Political MoJo

It's Getting "Warmer Than Average" in Here! (But Is Global Warming to Blame?)

| Tue Jul. 25, 2006 7:17 PM EDT

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Scientists are split:

"I think there are very good reasons to believe that the current U.S. heat wave is at least partly caused by global warming," Kevin Trenberth, one of the nation's top global-warming computer modelers, wrote in an e-mail. ... "Heat waves have...increased most places around the world."

"It is true that the current heat wave could have occurred by chance. But I believe that the likelihood of such occurrences increases due to global warming," said [noted atmospheric scientist and climate modeler, Govindasamy] Bala [of Lawrence Livermore National Laboratory]. ...

James O'Brien, Florida's state climatologist...criticized colleagues who he thinks are too quick to link short-term and long-term weather. He recalled that in 1988, "we had a big Midwest heat wave ... which (NASA scientist) Jim Hansen told the U.S. Senate was due to global warming."

Philip Klotzbach, an atmospheric scientist at Colorado State University [wrote in an email]: "Heat waves have happened for many years (i.e., the Dust Bowl in the 1930s), so to say that this one particular event is caused by global warming is really impossible." (SF Chronicle)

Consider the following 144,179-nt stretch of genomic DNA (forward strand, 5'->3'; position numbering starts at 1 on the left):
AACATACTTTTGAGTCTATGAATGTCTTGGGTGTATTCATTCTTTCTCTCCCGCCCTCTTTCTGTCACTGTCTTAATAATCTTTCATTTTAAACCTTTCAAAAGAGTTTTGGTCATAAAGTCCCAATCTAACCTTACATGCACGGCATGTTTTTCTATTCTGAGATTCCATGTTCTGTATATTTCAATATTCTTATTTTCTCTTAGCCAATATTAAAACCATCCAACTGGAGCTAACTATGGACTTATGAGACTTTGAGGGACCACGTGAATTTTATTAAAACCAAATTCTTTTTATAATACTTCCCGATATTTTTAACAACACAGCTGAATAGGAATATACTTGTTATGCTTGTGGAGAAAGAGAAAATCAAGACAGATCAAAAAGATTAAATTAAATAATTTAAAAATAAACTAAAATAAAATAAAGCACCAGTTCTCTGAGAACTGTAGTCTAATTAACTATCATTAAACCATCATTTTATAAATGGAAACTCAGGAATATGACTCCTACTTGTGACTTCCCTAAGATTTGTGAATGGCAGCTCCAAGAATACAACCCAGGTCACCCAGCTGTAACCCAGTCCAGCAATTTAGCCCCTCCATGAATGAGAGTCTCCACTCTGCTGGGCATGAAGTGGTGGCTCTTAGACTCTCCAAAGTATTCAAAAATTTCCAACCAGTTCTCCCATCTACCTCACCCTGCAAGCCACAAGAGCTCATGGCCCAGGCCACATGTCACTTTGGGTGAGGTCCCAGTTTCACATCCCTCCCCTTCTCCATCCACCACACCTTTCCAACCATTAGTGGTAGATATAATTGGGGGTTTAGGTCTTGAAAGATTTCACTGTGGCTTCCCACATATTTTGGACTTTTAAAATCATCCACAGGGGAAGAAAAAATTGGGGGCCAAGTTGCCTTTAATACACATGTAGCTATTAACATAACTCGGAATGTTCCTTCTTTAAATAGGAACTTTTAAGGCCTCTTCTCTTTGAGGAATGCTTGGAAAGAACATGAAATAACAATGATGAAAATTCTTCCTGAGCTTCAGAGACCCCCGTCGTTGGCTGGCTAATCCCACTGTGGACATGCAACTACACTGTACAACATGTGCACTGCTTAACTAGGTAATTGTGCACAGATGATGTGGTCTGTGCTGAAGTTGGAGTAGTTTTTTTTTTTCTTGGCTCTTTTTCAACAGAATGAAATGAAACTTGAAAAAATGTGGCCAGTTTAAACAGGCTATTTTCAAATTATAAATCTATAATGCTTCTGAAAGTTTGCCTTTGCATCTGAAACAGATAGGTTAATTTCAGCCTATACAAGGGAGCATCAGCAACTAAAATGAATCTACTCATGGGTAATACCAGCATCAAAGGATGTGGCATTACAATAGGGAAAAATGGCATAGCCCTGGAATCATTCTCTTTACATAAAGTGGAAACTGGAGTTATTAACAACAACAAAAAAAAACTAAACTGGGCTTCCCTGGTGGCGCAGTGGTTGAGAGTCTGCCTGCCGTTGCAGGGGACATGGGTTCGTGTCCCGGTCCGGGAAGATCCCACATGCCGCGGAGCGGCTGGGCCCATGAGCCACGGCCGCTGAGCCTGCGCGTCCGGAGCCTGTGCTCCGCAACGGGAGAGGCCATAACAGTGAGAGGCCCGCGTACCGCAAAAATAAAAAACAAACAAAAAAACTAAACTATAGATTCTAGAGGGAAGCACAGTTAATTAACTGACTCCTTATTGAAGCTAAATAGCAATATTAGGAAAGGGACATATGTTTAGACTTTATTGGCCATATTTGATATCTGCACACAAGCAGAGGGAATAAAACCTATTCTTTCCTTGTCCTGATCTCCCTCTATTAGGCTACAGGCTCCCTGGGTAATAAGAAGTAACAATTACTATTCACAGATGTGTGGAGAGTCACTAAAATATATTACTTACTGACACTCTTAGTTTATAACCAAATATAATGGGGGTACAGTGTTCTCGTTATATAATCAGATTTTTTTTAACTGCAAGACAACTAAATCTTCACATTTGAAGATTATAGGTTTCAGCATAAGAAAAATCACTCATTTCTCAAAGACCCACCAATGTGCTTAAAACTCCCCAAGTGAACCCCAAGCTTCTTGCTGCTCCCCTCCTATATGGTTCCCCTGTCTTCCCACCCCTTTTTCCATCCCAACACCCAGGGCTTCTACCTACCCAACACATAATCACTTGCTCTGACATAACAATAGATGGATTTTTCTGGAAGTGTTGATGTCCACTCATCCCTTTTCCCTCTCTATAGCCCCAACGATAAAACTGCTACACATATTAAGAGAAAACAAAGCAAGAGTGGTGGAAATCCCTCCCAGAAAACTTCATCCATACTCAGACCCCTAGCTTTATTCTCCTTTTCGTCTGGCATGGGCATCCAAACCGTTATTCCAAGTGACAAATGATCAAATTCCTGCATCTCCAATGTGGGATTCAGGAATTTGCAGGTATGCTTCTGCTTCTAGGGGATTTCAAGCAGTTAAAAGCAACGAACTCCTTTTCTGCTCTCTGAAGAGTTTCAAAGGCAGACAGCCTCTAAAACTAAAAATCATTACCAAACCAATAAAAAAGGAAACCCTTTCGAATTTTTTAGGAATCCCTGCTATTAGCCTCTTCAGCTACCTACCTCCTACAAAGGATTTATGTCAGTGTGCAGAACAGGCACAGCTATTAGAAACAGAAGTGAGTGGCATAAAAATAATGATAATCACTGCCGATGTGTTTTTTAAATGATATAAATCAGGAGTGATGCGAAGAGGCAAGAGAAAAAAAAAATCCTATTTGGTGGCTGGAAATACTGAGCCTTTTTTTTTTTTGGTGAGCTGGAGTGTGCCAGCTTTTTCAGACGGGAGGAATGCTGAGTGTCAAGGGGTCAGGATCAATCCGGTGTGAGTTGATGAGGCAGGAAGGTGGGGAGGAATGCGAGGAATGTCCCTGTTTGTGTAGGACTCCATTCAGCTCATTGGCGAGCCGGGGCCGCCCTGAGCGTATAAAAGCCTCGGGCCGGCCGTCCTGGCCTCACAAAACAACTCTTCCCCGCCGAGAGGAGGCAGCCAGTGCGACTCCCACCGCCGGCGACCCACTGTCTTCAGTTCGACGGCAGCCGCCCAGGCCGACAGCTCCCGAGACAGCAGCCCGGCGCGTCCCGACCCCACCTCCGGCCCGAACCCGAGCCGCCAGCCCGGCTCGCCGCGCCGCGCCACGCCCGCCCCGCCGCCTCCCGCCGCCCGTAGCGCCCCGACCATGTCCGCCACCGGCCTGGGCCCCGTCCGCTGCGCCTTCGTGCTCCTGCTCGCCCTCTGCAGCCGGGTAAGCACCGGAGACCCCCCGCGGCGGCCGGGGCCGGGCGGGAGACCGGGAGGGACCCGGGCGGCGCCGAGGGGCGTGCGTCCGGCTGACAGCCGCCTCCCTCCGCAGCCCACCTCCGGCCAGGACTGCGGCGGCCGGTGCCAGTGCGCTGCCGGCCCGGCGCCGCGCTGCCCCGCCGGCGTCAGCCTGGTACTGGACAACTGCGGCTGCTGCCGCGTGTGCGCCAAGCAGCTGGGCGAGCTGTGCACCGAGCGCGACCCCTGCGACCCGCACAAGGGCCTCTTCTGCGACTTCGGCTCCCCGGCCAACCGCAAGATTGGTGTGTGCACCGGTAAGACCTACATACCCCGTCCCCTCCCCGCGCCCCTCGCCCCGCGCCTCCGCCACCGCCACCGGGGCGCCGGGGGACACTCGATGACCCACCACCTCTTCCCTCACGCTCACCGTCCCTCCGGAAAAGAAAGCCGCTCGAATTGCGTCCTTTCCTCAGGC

So there you have it -- jury's still out. Nifty map, though.

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Is Hamas Ready to Negotiate?

| Tue Jul. 25, 2006 6:39 PM EDT

Via Kevin Drum, the Guardian is reporting that some Hamas leaders are looking to negotiate a ceasefire in Gaza:

Palestinian factions, including Hamas and Islamic Jihad, have agreed to stop firing rockets at Israel and to free a captured Israeli soldier in a deal brokered by Mahmoud Abbas, the Palestinian president.

The deal, agreed on Sunday, is to halt the rocket attacks in return for a cessation of Israeli attacks on the Gaza Strip, and to release Corporal Gilad Shalit, the Israeli soldier captured on June 25, in exchange for the freeing of Palestinian prisoners at some point in the future....

This has been accepted by Ismail Haniyeh, the Hamas prime minister, and the Hamas political movement but not by Khaled Meshal, the Hamas leader in Damascus. Mr Meshal wields considerable power because he controls funds donated by Iran, Saudi Arabia and the Gulf states. The military wing of Hamas, which is holding Cpl Shalit, is particularly dependent on the money from Mr Meshal.

Peacekeepers, shmeacekeepers

| Tue Jul. 25, 2006 5:25 PM EDT